The Obama administration can add California Gov. Arnold Schwarzenegger to his Republican chorus of health care supporters, the New York Times
reports. "In lining up Republicans to support legislative action on health care this year, the White House is using a strategy similar to one it employed during debate over the economic stimulus plan earlier this year. Moving to bypass Republican opponents in Congress, the administration reached out to governors, many of whom stepped up in support" (Herszenhorn, 10/6).
The White House has also touted endorsements from the Bush-appointed Health Secretary Tommy Thompson and Medicare administrator Mark McClellan, New York Mayor Michael Bloomberg, and former Senate Republican leader Bill Frist, the Washington Post
reports. "Most of the endorsements came at the prompting of the White House political team. Each friendly statement was then immediately circulated and promoted by White House aides in e-mails and telephone calls" (Shear and Connolly, 10/7).
The Los Angeles Times
adds, "Neither Schwarzenegger's nor Bloomberg's general views on healthcare were a secret. But the timing of their latest statements served a potentially important political function for the White House: Expressions of support from prominent Republicans and independents offered cover to any wavering lawmakers worried about a backlash back home if they voted for the bill." The timing is critical because the Senate Finance Committee is preparing to vote this week (Nicholas, 10/7).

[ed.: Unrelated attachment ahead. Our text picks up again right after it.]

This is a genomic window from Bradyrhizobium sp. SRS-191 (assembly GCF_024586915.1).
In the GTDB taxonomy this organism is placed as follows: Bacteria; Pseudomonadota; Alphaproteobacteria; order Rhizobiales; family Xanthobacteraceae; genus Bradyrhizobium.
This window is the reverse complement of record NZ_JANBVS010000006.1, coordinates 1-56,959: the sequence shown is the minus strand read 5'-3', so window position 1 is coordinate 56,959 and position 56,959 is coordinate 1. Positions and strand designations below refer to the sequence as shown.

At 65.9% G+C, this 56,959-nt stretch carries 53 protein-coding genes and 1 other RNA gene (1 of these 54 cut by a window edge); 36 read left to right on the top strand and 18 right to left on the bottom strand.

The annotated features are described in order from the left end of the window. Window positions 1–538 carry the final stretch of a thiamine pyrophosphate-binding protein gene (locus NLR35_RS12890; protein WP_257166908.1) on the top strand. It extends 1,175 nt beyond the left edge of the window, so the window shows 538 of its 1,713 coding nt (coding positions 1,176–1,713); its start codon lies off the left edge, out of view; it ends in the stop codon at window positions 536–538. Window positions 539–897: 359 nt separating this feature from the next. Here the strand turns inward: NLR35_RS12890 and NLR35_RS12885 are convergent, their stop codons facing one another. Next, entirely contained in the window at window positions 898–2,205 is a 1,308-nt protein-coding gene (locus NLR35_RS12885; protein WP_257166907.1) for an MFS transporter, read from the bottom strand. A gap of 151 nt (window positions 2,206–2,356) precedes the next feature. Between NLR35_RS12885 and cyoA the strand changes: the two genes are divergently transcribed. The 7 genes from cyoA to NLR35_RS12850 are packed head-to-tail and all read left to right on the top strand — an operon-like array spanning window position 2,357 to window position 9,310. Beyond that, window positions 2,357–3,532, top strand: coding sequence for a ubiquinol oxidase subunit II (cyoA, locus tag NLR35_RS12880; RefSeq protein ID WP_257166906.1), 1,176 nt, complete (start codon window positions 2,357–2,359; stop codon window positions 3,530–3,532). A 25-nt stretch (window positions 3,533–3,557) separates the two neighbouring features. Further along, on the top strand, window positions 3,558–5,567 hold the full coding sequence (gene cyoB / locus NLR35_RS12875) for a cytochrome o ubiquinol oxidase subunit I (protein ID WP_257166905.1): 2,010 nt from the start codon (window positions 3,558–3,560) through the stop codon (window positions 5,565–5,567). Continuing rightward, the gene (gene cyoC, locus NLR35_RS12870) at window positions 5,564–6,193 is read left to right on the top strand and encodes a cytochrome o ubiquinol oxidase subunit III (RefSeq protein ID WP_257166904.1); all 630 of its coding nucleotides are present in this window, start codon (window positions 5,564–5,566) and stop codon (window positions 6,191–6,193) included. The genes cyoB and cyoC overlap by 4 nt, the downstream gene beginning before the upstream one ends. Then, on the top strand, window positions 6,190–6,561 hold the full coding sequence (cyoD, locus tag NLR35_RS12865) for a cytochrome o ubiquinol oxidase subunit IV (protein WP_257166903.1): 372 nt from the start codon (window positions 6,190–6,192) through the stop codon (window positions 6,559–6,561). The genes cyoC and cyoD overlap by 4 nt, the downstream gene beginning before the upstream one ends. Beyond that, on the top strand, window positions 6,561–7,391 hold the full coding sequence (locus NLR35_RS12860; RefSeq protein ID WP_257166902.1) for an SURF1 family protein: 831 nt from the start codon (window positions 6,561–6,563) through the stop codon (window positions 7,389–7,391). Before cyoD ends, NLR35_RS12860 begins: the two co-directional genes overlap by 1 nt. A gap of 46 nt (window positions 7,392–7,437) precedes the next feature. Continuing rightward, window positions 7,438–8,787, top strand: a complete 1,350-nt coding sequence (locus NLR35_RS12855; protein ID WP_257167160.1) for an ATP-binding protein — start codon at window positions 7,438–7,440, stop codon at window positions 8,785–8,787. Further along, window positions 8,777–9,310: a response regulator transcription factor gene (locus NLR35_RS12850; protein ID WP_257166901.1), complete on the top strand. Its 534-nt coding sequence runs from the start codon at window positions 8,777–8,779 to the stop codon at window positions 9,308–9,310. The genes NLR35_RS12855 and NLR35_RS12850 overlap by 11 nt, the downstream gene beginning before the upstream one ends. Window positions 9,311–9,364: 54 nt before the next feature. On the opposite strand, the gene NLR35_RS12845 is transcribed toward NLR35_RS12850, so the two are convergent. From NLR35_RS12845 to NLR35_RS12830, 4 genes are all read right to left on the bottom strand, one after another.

Aides to the current Senate Republican leader, Mitch McConnell, R-Ky., released through his office a statement rebutting the White House's effort to recruit Republican allies, the New York Times
reports in a separate story. The statement highlighted less supportive comments from the same Republicans the White House has quoted. Schwarzenegger, for instance, said, "It Is Absolutely Unaffordable For States," according to the statement (Herszenhorn, 10/6).
The effort to secure endorsements comes alongside new polling results that suggest a thaw in opposition to reform, the Associated Press
reports. Though the effort is still in "guarded condition," according to the latest AP-GfK poll, opposition to reform has "dropped dramatically in just a matter of weeks." The poll found 40 percent of respondents now support reform with the same number opposing it. For Democrats, that's a "sharp improvement from September, when 49 percent of Americans said they opposed the congressional proposals and just 34 percent supported them" (Alonso-Zaldivar and Tompson, 10/7).